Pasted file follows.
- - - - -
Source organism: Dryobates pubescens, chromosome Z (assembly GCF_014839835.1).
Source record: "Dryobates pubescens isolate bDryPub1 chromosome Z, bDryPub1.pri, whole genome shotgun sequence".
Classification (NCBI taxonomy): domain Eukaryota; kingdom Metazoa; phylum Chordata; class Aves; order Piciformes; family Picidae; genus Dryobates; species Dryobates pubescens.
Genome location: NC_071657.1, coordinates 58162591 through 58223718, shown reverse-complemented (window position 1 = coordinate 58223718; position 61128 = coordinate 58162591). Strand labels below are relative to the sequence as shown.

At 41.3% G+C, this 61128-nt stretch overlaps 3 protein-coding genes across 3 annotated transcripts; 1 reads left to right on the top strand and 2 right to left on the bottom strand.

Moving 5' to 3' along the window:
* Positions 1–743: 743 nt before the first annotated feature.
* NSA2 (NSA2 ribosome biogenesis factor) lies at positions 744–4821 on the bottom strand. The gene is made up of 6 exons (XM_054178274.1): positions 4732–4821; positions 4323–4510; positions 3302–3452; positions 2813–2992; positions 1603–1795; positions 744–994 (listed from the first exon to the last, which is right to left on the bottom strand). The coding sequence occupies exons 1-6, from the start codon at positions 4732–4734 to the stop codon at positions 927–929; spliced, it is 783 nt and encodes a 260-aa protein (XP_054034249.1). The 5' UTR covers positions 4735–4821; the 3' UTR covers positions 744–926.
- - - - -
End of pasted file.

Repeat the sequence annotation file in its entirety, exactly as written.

Source organism: Dryobates pubescens, chromosome Z (assembly GCF_014839835.1).
Source record: "Dryobates pubescens isolate bDryPub1 chromosome Z, bDryPub1.pri, whole genome shotgun sequence".
Classification (NCBI taxonomy): domain Eukaryota; kingdom Metazoa; phylum Chordata; class Aves; order Piciformes; family Picidae; genus Dryobates; species Dryobates pubescens.
Genome location: NC_071657.1, coordinates 58162591 through 58223718, shown reverse-complemented (window position 1 = coordinate 58223718; position 61128 = coordinate 58162591). Strand labels below are relative to the sequence as shown.

At 41.3% G+C, this 61128-nt stretch overlaps 3 protein-coding genes across 3 annotated transcripts; 1 reads left to right on the top strand and 2 right to left on the bottom strand.

Moving 5' to 3' along the window:
* Positions 1–743: 743 nt before the first annotated feature.
* NSA2 (NSA2 ribosome biogenesis factor) lies at positions 744–4821 on the bottom strand. The gene is made up of 6 exons (XM_054178274.1): positions 4732–4821; positions 4323–4510; positions 3302–3452; positions 2813–2992; positions 1603–1795; positions 744–994 (listed from the first exon to the last, which is right to left on the bottom strand). The coding sequence occupies exons 1-6, from the start codon at positions 4732–4734 to the stop codon at positions 927–929; spliced, it is 783 nt and encodes a 260-aa protein (XP_054034249.1). The 5' UTR covers positions 4735–4821; the 3' UTR covers positions 744–926.